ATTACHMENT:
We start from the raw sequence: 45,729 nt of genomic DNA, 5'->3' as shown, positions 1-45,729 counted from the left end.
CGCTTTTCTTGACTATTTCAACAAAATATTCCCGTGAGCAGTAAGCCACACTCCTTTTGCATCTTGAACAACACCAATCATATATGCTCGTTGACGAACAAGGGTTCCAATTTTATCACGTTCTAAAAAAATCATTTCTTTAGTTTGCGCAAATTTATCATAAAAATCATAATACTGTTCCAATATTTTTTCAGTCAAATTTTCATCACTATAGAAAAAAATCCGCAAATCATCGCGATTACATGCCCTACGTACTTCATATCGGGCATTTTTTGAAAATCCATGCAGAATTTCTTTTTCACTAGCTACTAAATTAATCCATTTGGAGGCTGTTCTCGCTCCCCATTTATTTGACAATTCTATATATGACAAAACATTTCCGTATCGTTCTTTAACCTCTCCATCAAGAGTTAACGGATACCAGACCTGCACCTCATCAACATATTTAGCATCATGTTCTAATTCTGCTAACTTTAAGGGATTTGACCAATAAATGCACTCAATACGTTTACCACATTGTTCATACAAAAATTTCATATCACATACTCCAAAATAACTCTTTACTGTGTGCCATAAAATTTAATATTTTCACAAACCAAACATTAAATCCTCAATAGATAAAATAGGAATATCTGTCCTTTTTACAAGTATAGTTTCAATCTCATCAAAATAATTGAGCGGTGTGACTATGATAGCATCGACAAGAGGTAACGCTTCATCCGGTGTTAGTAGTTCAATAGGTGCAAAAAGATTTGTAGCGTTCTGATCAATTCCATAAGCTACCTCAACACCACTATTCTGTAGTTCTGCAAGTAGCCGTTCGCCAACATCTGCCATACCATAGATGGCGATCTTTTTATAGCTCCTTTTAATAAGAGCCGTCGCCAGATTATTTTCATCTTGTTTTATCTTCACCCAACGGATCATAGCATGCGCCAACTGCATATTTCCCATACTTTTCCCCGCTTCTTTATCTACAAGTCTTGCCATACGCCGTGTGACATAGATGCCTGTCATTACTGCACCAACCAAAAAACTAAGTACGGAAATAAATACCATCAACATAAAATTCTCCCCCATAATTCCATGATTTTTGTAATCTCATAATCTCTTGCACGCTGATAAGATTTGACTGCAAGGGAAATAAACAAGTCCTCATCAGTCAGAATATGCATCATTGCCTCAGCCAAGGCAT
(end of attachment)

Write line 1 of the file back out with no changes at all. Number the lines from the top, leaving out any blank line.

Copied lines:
We start from the raw sequence: 45,729 nt of genomic DNA, 5'->3' as shown, positions 1-45,729 counted from the left end.